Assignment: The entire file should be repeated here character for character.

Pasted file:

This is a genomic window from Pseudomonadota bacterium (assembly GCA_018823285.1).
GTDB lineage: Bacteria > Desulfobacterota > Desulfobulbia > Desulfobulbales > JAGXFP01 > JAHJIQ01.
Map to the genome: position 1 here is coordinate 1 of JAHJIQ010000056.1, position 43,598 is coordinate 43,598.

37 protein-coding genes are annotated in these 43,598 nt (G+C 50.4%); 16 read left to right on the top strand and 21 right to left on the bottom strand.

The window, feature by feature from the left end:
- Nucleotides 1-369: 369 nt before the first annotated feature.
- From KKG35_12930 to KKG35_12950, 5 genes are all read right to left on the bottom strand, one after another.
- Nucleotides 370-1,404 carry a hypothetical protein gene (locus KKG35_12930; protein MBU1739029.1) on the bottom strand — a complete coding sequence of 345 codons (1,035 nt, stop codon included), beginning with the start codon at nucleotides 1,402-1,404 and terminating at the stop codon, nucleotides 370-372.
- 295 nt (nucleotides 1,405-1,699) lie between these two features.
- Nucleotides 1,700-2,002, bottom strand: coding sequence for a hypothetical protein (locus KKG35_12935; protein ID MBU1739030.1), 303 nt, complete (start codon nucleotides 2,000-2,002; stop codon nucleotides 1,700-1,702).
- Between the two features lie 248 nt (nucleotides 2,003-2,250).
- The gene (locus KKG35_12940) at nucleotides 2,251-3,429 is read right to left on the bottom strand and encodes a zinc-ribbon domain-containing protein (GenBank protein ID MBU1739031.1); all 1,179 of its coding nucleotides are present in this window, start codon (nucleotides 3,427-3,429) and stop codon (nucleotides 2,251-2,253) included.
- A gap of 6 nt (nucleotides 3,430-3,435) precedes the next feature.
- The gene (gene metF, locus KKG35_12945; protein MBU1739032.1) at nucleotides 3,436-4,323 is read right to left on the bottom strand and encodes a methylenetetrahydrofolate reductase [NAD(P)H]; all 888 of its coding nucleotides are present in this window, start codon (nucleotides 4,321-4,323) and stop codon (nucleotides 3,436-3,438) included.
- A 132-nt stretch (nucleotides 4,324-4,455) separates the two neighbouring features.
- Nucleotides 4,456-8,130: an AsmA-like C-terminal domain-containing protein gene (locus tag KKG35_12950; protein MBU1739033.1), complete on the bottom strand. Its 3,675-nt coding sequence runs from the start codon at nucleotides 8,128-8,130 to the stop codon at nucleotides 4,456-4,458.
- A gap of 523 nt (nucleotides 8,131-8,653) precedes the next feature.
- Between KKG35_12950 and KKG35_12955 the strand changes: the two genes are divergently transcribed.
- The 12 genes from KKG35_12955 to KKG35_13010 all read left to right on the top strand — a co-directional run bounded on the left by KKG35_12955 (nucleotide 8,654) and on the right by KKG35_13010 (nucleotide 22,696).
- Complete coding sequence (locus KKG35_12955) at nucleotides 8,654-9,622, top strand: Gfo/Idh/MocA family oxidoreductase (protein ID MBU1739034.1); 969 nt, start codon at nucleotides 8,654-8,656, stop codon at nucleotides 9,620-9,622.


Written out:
This is a genomic window from Pseudomonadota bacterium (assembly GCA_018823285.1).
GTDB lineage: Bacteria > Desulfobacterota > Desulfobulbia > Desulfobulbales > JAGXFP01 > JAHJIQ01.
Map to the genome: position 1 here is coordinate 1 of JAHJIQ010000056.1, position 43,598 is coordinate 43,598.

37 protein-coding genes are annotated in these 43,598 nt (G+C 50.4%); 16 read left to right on the top strand and 21 right to left on the bottom strand.

The window, feature by feature from the left end:
- Nucleotides 1-369: 369 nt before the first annotated feature.
- From KKG35_12930 to KKG35_12950, 5 genes are all read right to left on the bottom strand, one after another.
- Nucleotides 370-1,404 carry a hypothetical protein gene (locus KKG35_12930; protein MBU1739029.1) on the bottom strand — a complete coding sequence of 345 codons (1,035 nt, stop codon included), beginning with the start codon at nucleotides 1,402-1,404 and terminating at the stop codon, nucleotides 370-372.
- 295 nt (nucleotides 1,405-1,699) lie between these two features.
- Nucleotides 1,700-2,002, bottom strand: coding sequence for a hypothetical protein (locus KKG35_12935; protein ID MBU1739030.1), 303 nt, complete (start codon nucleotides 2,000-2,002; stop codon nucleotides 1,700-1,702).
- Between the two features lie 248 nt (nucleotides 2,003-2,250).
- The gene (locus KKG35_12940) at nucleotides 2,251-3,429 is read right to left on the bottom strand and encodes a zinc-ribbon domain-containing protein (GenBank protein ID MBU1739031.1); all 1,179 of its coding nucleotides are present in this window, start codon (nucleotides 3,427-3,429) and stop codon (nucleotides 2,251-2,253) included.
- A gap of 6 nt (nucleotides 3,430-3,435) precedes the next feature.
- The gene (gene metF, locus KKG35_12945; protein MBU1739032.1) at nucleotides 3,436-4,323 is read right to left on the bottom strand and encodes a methylenetetrahydrofolate reductase [NAD(P)H]; all 888 of its coding nucleotides are present in this window, start codon (nucleotides 4,321-4,323) and stop codon (nucleotides 3,436-3,438) included.
- A 132-nt stretch (nucleotides 4,324-4,455) separates the two neighbouring features.
- Nucleotides 4,456-8,130: an AsmA-like C-terminal domain-containing protein gene (locus tag KKG35_12950; protein MBU1739033.1), complete on the bottom strand. Its 3,675-nt coding sequence runs from the start codon at nucleotides 8,128-8,130 to the stop codon at nucleotides 4,456-4,458.
- A gap of 523 nt (nucleotides 8,131-8,653) precedes the next feature.
- Between KKG35_12950 and KKG35_12955 the strand changes: the two genes are divergently transcribed.
- The 12 genes from KKG35_12955 to KKG35_13010 all read left to right on the top strand — a co-directional run bounded on the left by KKG35_12955 (nucleotide 8,654) and on the right by KKG35_13010 (nucleotide 22,696).
- Complete coding sequence (locus KKG35_12955) at nucleotides 8,654-9,622, top strand: Gfo/Idh/MocA family oxidoreductase (protein ID MBU1739034.1); 969 nt, start codon at nucleotides 8,654-8,656, stop codon at nucleotides 9,620-9,622.